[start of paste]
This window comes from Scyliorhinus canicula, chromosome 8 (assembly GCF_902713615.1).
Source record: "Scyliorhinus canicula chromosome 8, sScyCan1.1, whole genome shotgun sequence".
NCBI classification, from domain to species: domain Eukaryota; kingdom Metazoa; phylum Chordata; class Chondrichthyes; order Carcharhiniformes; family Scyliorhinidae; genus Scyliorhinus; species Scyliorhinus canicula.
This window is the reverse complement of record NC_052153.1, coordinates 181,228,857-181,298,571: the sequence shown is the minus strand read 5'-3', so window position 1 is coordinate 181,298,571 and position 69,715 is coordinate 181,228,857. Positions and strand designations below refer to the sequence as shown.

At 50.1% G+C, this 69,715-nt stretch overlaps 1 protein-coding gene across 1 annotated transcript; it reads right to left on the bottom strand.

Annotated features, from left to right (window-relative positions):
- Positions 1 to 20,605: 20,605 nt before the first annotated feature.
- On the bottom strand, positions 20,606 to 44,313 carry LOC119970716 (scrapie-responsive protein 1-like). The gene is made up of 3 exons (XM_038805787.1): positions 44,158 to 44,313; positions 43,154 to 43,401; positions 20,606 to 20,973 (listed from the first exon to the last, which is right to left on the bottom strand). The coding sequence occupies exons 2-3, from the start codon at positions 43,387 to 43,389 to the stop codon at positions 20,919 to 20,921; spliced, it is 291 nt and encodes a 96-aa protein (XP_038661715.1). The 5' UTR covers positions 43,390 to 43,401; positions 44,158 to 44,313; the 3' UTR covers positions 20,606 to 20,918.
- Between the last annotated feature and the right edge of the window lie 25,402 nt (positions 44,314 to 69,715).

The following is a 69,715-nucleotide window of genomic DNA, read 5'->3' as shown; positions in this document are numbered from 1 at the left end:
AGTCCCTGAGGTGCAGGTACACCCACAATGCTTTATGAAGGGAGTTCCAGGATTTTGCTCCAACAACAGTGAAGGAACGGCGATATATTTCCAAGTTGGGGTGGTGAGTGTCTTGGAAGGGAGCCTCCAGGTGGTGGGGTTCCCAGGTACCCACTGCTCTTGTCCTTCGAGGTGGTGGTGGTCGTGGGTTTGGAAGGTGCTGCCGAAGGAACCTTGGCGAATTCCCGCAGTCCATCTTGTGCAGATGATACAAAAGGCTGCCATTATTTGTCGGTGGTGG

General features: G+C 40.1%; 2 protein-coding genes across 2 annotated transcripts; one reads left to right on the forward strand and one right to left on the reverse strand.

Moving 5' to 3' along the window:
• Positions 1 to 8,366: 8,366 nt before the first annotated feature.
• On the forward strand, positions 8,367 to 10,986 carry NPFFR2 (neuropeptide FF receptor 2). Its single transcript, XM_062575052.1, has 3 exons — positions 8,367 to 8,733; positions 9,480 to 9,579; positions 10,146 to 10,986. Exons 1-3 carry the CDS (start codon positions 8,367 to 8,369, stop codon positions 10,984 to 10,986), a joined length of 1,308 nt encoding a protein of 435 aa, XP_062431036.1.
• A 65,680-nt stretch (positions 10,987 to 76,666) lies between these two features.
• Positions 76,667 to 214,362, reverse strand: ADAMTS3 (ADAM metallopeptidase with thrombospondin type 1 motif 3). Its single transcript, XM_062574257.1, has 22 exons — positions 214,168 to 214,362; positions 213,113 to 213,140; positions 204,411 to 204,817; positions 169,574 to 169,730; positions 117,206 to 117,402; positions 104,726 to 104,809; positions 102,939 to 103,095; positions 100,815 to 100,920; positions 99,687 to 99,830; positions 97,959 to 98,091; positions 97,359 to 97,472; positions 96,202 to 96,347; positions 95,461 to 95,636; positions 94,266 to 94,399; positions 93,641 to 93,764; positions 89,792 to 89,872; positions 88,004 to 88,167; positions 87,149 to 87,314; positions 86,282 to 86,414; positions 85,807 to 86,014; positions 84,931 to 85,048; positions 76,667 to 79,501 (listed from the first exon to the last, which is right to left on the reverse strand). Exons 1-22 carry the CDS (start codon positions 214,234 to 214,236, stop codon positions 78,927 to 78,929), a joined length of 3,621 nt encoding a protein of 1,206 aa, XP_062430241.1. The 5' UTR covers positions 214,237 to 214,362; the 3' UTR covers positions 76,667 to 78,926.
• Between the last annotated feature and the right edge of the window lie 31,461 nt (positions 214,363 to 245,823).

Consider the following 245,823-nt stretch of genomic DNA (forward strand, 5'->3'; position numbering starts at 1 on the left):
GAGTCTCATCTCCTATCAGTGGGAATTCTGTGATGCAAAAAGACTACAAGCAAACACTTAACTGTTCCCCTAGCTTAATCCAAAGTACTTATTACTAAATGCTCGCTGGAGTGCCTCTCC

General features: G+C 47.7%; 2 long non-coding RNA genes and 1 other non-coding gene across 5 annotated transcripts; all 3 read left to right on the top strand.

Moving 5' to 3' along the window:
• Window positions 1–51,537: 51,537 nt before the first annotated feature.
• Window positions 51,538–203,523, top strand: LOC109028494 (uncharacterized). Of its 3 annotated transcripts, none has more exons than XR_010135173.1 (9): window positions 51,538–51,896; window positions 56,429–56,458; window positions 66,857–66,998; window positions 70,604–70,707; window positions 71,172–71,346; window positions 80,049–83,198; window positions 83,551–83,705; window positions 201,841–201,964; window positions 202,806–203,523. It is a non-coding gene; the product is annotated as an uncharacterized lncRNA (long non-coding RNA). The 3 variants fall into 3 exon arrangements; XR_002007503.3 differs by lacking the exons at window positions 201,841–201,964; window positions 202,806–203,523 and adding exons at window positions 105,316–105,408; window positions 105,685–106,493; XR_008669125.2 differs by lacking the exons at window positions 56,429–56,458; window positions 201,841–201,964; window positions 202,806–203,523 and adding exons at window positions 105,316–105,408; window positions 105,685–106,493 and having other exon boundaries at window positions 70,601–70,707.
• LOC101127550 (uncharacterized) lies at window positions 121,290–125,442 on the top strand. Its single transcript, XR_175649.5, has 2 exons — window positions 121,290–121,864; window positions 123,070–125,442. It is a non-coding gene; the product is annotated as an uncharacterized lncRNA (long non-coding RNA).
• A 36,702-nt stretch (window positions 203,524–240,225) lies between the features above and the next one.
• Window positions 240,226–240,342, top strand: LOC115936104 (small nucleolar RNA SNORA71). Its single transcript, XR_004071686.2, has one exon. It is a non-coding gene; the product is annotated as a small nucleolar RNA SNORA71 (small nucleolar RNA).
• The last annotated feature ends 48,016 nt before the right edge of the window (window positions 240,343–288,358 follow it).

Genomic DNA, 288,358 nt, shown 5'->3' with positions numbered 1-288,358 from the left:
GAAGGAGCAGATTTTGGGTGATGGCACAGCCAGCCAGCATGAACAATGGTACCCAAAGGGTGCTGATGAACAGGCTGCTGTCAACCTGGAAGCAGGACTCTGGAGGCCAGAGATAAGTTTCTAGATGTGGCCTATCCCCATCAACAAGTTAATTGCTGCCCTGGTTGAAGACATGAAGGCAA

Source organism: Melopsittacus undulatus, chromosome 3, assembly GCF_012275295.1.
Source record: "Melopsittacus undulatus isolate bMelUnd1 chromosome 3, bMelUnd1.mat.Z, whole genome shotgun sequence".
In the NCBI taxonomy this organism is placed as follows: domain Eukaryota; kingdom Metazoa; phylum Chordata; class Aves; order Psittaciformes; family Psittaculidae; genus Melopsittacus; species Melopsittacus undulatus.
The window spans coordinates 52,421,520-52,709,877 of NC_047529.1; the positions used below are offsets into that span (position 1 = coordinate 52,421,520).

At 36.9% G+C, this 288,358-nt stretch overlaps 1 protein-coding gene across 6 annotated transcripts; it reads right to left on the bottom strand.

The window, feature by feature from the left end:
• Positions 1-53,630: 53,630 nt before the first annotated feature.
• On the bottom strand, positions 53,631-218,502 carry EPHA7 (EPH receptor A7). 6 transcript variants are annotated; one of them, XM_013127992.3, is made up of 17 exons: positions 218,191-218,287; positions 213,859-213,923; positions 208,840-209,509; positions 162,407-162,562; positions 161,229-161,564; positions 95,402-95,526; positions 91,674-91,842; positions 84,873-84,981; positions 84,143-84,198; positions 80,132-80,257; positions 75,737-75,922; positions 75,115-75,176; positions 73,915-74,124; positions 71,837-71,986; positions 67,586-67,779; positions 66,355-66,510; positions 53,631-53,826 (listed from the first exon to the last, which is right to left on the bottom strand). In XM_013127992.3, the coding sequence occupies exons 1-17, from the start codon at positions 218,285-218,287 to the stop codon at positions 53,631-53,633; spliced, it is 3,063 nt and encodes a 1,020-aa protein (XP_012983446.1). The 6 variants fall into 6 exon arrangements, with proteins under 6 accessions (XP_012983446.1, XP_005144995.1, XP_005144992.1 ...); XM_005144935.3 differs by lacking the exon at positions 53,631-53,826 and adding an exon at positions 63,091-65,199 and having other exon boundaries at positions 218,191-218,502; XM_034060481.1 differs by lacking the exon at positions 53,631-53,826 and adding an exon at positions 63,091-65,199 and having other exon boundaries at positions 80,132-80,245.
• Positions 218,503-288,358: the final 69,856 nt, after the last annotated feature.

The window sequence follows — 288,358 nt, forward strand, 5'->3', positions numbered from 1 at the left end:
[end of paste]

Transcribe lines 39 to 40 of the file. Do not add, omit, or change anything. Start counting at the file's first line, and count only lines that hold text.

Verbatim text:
• Positions 218,503-288,358: the final 69,856 nt, after the last annotated feature.

The window sequence follows — 288,358 nt, forward strand, 5'->3', positions numbered from 1 at the left end: